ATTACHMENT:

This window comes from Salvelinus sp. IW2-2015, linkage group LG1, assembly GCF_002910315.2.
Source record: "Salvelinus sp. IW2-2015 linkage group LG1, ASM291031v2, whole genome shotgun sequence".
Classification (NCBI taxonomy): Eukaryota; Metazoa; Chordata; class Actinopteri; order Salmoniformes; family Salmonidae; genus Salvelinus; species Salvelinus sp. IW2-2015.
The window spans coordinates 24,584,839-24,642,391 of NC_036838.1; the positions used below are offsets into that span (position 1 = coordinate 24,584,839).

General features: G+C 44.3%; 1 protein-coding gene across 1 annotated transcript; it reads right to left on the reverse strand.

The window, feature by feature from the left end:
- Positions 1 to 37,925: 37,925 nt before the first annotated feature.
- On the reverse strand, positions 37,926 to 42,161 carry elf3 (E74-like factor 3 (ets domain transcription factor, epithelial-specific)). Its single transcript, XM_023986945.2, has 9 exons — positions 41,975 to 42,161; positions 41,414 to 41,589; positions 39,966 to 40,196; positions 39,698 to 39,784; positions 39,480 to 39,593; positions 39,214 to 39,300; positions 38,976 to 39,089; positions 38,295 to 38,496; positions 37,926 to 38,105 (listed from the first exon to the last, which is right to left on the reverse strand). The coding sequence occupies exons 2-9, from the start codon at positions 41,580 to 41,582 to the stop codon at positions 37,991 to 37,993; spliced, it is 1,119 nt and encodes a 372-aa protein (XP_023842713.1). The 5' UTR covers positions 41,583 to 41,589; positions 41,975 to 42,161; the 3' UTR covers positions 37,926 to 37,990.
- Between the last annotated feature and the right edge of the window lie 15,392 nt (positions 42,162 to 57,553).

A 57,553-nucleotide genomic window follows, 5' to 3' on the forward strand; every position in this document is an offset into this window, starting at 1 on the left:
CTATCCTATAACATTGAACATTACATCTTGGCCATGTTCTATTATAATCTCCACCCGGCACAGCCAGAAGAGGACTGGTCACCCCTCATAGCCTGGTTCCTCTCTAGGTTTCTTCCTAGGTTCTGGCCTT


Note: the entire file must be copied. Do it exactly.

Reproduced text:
This window comes from Salvelinus sp. IW2-2015, linkage group LG1, assembly GCF_002910315.2.
Source record: "Salvelinus sp. IW2-2015 linkage group LG1, ASM291031v2, whole genome shotgun sequence".
Classification (NCBI taxonomy): Eukaryota; Metazoa; Chordata; class Actinopteri; order Salmoniformes; family Salmonidae; genus Salvelinus; species Salvelinus sp. IW2-2015.
The window spans coordinates 24,584,839-24,642,391 of NC_036838.1; the positions used below are offsets into that span (position 1 = coordinate 24,584,839).

General features: G+C 44.3%; 1 protein-coding gene across 1 annotated transcript; it reads right to left on the reverse strand.

The window, feature by feature from the left end:
- Positions 1 to 37,925: 37,925 nt before the first annotated feature.
- On the reverse strand, positions 37,926 to 42,161 carry elf3 (E74-like factor 3 (ets domain transcription factor, epithelial-specific)). Its single transcript, XM_023986945.2, has 9 exons — positions 41,975 to 42,161; positions 41,414 to 41,589; positions 39,966 to 40,196; positions 39,698 to 39,784; positions 39,480 to 39,593; positions 39,214 to 39,300; positions 38,976 to 39,089; positions 38,295 to 38,496; positions 37,926 to 38,105 (listed from the first exon to the last, which is right to left on the reverse strand). The coding sequence occupies exons 2-9, from the start codon at positions 41,580 to 41,582 to the stop codon at positions 37,991 to 37,993; spliced, it is 1,119 nt and encodes a 372-aa protein (XP_023842713.1). The 5' UTR covers positions 41,583 to 41,589; positions 41,975 to 42,161; the 3' UTR covers positions 37,926 to 37,990.
- Between the last annotated feature and the right edge of the window lie 15,392 nt (positions 42,162 to 57,553).

A 57,553-nucleotide genomic window follows, 5' to 3' on the forward strand; every position in this document is an offset into this window, starting at 1 on the left:
CTATCCTATAACATTGAACATTACATCTTGGCCATGTTCTATTATAATCTCCACCCGGCACAGCCAGAAGAGGACTGGTCACCCCTCATAGCCTGGTTCCTCTCTAGGTTTCTTCCTAGGTTCTGGCCTT